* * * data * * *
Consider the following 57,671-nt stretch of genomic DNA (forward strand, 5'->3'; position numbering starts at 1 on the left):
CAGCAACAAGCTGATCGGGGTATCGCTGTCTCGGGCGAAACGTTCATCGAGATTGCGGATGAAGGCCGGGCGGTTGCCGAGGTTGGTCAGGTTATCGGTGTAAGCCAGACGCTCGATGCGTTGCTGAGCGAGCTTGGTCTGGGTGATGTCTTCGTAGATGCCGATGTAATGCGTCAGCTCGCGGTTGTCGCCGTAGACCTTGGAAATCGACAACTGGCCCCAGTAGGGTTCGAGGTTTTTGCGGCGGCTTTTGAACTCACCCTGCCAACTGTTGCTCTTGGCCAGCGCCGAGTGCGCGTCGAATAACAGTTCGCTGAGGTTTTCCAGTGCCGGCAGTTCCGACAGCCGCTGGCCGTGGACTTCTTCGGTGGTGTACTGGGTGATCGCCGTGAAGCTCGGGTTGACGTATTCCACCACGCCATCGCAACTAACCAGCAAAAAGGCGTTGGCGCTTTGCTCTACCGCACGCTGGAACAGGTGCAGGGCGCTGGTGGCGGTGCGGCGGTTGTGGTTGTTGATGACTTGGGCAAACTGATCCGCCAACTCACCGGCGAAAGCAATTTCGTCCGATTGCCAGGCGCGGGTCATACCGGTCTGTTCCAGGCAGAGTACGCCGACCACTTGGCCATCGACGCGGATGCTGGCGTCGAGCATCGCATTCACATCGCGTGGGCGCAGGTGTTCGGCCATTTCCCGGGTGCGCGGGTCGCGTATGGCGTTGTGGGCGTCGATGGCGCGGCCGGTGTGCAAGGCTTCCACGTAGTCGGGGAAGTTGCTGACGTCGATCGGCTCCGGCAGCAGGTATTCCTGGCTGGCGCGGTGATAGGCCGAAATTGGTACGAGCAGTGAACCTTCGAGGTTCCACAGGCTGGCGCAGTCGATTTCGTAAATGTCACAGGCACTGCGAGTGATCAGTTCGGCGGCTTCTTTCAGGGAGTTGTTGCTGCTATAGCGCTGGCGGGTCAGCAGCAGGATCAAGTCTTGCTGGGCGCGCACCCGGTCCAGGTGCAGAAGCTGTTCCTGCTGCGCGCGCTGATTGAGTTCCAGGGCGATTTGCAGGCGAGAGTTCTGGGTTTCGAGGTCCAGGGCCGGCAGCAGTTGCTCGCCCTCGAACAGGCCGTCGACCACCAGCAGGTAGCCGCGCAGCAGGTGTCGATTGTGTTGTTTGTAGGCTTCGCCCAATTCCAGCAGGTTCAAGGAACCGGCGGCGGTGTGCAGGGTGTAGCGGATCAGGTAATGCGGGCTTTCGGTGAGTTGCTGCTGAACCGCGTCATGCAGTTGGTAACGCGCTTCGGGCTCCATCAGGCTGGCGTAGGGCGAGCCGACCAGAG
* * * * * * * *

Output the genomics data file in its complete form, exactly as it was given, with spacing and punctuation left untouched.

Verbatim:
Consider the following 57,671-nt stretch of genomic DNA (forward strand, 5'->3'; position numbering starts at 1 on the left):
CAGCAACAAGCTGATCGGGGTATCGCTGTCTCGGGCGAAACGTTCATCGAGATTGCGGATGAAGGCCGGGCGGTTGCCGAGGTTGGTCAGGTTATCGGTGTAAGCCAGACGCTCGATGCGTTGCTGAGCGAGCTTGGTCTGGGTGATGTCTTCGTAGATGCCGATGTAATGCGTCAGCTCGCGGTTGTCGCCGTAGACCTTGGAAATCGACAACTGGCCCCAGTAGGGTTCGAGGTTTTTGCGGCGGCTTTTGAACTCACCCTGCCAACTGTTGCTCTTGGCCAGCGCCGAGTGCGCGTCGAATAACAGTTCGCTGAGGTTTTCCAGTGCCGGCAGTTCCGACAGCCGCTGGCCGTGGACTTCTTCGGTGGTGTACTGGGTGATCGCCGTGAAGCTCGGGTTGACGTATTCCACCACGCCATCGCAACTAACCAGCAAAAAGGCGTTGGCGCTTTGCTCTACCGCACGCTGGAACAGGTGCAGGGCGCTGGTGGCGGTGCGGCGGTTGTGGTTGTTGATGACTTGGGCAAACTGATCCGCCAACTCACCGGCGAAAGCAATTTCGTCCGATTGCCAGGCGCGGGTCATACCGGTCTGTTCCAGGCAGAGTACGCCGACCACTTGGCCATCGACGCGGATGCTGGCGTCGAGCATCGCATTCACATCGCGTGGGCGCAGGTGTTCGGCCATTTCCCGGGTGCGCGGGTCGCGTATGGCGTTGTGGGCGTCGATGGCGCGGCCGGTGTGCAAGGCTTCCACGTAGTCGGGGAAGTTGCTGACGTCGATCGGCTCCGGCAGCAGGTATTCCTGGCTGGCGCGGTGATAGGCCGAAATTGGTACGAGCAGTGAACCTTCGAGGTTCCACAGGCTGGCGCAGTCGATTTCGTAAATGTCACAGGCACTGCGAGTGATCAGTTCGGCGGCTTCTTTCAGGGAGTTGTTGCTGCTATAGCGCTGGCGGGTCAGCAGCAGGATCAAGTCTTGCTGGGCGCGCACCCGGTCCAGGTGCAGAAGCTGTTCCTGCTGCGCGCGCTGATTGAGTTCCAGGGCGATTTGCAGGCGAGAGTTCTGGGTTTCGAGGTCCAGGGCCGGCAGCAGTTGCTCGCCCTCGAACAGGCCGTCGACCACCAGCAGGTAGCCGCGCAGCAGGTGTCGATTGTGTTGTTTGTAGGCTTCGCCCAATTCCAGCAGGTTCAAGGAACCGGCGGCGGTGTGCAGGGTGTAGCGGATCAGGTAATGCGGGCTTTCGGTGAGTTGCTGCTGAACCGCGTCATGCAGTTGGTAACGCGCTTCGGGCTCCATCAGGCTGGCGTAGGGCGAGCCGACCAGAG